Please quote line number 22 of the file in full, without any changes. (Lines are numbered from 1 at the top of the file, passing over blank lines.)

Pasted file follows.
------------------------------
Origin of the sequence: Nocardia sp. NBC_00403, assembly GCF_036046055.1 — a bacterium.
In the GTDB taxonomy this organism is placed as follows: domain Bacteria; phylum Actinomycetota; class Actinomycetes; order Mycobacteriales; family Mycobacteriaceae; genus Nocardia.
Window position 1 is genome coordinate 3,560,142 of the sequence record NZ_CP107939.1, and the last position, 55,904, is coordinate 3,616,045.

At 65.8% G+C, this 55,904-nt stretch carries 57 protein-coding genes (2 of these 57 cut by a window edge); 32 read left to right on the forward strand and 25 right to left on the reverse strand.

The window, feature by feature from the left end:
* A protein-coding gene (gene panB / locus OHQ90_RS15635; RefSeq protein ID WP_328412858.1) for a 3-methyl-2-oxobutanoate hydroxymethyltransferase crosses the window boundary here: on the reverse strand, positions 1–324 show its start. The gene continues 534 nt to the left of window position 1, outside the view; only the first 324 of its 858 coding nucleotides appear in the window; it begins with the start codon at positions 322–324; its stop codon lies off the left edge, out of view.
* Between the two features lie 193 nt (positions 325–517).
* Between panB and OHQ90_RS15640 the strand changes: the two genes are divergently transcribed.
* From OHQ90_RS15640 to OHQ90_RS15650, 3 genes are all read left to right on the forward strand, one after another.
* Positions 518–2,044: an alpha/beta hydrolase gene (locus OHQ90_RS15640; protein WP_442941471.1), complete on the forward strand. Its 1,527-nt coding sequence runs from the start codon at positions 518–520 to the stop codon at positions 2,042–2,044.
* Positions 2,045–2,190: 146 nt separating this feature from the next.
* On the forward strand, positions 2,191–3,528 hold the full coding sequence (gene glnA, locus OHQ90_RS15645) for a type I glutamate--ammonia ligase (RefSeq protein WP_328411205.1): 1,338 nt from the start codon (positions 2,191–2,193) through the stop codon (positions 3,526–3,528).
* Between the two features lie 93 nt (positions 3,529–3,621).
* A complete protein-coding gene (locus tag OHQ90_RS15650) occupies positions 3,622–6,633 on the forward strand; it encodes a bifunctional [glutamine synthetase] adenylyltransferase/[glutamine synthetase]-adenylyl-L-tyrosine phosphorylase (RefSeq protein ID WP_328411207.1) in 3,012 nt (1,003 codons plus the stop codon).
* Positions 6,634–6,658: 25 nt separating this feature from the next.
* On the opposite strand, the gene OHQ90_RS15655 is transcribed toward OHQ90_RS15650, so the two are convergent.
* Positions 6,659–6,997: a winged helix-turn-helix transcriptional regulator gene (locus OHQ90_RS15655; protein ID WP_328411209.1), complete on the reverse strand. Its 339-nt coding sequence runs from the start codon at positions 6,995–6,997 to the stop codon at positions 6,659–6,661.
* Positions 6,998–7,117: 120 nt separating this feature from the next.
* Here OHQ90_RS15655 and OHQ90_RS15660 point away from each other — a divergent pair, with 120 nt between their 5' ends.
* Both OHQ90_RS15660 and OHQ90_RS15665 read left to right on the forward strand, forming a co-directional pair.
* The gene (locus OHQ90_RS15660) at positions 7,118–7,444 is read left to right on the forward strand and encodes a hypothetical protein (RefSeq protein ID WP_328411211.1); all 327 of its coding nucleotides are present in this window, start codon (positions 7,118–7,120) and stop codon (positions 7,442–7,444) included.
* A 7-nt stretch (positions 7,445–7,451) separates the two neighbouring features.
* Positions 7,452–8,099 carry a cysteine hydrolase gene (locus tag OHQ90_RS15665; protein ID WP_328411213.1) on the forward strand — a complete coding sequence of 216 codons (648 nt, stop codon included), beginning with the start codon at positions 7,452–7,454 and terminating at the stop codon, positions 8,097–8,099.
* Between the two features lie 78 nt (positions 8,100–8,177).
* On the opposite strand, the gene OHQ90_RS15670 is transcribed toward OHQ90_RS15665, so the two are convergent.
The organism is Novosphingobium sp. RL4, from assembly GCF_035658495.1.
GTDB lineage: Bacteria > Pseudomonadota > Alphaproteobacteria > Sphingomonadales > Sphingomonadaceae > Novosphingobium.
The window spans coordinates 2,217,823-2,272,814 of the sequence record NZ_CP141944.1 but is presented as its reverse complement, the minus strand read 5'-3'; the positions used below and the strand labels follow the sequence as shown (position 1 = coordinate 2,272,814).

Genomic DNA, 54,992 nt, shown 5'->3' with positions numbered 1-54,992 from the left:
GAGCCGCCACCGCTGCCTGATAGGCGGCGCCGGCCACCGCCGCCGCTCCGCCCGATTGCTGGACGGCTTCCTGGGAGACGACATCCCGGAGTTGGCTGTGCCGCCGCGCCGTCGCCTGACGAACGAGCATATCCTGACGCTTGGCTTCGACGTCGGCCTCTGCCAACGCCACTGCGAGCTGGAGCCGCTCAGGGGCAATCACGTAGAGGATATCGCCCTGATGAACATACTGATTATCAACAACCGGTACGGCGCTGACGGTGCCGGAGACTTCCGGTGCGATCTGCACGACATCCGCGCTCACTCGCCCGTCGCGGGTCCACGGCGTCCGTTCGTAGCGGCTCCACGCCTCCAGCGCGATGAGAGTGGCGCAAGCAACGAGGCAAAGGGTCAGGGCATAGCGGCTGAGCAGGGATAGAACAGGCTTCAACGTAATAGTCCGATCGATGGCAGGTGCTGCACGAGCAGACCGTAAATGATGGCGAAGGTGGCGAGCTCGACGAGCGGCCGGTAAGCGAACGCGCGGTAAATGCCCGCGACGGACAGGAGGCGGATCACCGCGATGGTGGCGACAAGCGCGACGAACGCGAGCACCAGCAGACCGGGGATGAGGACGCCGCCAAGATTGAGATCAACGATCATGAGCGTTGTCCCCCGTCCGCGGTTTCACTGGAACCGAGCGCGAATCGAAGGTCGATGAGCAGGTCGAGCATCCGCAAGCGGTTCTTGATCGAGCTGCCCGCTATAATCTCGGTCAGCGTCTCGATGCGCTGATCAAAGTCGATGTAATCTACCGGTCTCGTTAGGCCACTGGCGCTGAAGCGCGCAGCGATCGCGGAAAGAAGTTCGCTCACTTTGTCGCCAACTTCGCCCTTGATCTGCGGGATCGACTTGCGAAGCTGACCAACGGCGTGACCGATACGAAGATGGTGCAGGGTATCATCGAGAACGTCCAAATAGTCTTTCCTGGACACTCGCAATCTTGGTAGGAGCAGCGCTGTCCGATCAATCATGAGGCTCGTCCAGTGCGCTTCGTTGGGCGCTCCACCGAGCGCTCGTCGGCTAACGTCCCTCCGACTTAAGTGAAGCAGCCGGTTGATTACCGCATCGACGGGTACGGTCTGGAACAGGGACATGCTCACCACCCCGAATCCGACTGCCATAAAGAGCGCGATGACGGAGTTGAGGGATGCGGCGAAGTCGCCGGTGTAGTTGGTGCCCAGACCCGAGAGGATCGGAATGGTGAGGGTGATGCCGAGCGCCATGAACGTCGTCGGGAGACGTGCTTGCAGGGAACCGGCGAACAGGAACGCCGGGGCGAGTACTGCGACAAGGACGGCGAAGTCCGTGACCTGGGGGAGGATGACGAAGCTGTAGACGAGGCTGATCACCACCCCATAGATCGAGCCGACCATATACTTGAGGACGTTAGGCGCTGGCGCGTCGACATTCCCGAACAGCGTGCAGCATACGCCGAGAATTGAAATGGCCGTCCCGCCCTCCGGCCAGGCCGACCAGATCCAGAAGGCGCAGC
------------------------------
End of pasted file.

* A 7-nt stretch (positions 7,445–7,451) separates the two neighbouring features.